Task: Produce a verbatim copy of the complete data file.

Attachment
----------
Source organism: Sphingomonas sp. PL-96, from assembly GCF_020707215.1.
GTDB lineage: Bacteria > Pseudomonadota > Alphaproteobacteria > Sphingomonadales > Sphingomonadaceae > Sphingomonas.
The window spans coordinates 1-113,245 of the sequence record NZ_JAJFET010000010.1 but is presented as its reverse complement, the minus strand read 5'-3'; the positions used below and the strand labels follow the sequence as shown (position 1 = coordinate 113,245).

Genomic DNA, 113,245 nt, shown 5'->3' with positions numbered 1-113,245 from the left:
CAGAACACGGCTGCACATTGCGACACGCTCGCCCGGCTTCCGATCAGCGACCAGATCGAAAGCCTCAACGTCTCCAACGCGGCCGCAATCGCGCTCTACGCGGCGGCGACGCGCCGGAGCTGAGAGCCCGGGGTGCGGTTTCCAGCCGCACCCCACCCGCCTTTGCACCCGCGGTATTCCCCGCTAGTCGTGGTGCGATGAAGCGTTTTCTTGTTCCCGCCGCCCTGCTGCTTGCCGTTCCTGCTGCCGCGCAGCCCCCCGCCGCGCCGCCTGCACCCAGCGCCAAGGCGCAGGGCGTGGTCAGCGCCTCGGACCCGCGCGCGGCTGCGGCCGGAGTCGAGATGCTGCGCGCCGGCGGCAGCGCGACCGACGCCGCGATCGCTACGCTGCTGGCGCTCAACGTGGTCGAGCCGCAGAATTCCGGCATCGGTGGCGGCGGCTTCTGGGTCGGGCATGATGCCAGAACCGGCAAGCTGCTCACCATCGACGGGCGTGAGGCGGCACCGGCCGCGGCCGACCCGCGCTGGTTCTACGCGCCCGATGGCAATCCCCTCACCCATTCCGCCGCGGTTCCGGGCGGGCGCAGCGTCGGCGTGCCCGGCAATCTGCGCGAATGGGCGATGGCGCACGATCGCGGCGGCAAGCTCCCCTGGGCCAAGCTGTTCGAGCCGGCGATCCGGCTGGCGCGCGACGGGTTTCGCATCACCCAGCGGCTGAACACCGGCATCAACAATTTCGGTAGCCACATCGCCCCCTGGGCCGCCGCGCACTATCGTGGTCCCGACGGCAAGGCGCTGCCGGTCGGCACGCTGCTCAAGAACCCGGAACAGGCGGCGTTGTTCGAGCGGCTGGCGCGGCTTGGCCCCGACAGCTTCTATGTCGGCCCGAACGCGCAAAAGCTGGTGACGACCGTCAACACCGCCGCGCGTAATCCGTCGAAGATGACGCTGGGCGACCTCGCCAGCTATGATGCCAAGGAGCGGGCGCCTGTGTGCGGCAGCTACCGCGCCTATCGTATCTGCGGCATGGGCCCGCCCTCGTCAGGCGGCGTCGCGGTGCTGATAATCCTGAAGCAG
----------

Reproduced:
Source organism: Sphingomonas sp. PL-96, from assembly GCF_020707215.1.
GTDB lineage: Bacteria > Pseudomonadota > Alphaproteobacteria > Sphingomonadales > Sphingomonadaceae > Sphingomonas.
The window spans coordinates 1-113,245 of the sequence record NZ_JAJFET010000010.1 but is presented as its reverse complement, the minus strand read 5'-3'; the positions used below and the strand labels follow the sequence as shown (position 1 = coordinate 113,245).

Genomic DNA, 113,245 nt, shown 5'->3' with positions numbered 1-113,245 from the left:
CAGAACACGGCTGCACATTGCGACACGCTCGCCCGGCTTCCGATCAGCGACCAGATCGAAAGCCTCAACGTCTCCAACGCGGCCGCAATCGCGCTCTACGCGGCGGCGACGCGCCGGAGCTGAGAGCCCGGGGTGCGGTTTCCAGCCGCACCCCACCCGCCTTTGCACCCGCGGTATTCCCCGCTAGTCGTGGTGCGATGAAGCGTTTTCTTGTTCCCGCCGCCCTGCTGCTTGCCGTTCCTGCTGCCGCGCAGCCCCCCGCCGCGCCGCCTGCACCCAGCGCCAAGGCGCAGGGCGTGGTCAGCGCCTCGGACCCGCGCGCGGCTGCGGCCGGAGTCGAGATGCTGCGCGCCGGCGGCAGCGCGACCGACGCCGCGATCGCTACGCTGCTGGCGCTCAACGTGGTCGAGCCGCAGAATTCCGGCATCGGTGGCGGCGGCTTCTGGGTCGGGCATGATGCCAGAACCGGCAAGCTGCTCACCATCGACGGGCGTGAGGCGGCACCGGCCGCGGCCGACCCGCGCTGGTTCTACGCGCCCGATGGCAATCCCCTCACCCATTCCGCCGCGGTTCCGGGCGGGCGCAGCGTCGGCGTGCCCGGCAATCTGCGCGAATGGGCGATGGCGCACGATCGCGGCGGCAAGCTCCCCTGGGCCAAGCTGTTCGAGCCGGCGATCCGGCTGGCGCGCGACGGGTTTCGCATCACCCAGCGGCTGAACACCGGCATCAACAATTTCGGTAGCCACATCGCCCCCTGGGCCGCCGCGCACTATCGTGGTCCCGACGGCAAGGCGCTGCCGGTCGGCACGCTGCTCAAGAACCCGGAACAGGCGGCGTTGTTCGAGCGGCTGGCGCGGCTTGGCCCCGACAGCTTCTATGTCGGCCCGAACGCGCAAAAGCTGGTGACGACCGTCAACACCGCCGCGCGTAATCCGTCGAAGATGACGCTGGGCGACCTCGCCAGCTATGATGCCAAGGAGCGGGCGCCTGTGTGCGGCAGCTACCGCGCCTATCGTATCTGCGGCATGGGCCCGCCCTCGTCAGGCGGCGTCGCGGTGCTGATAATCCTGAAGCAG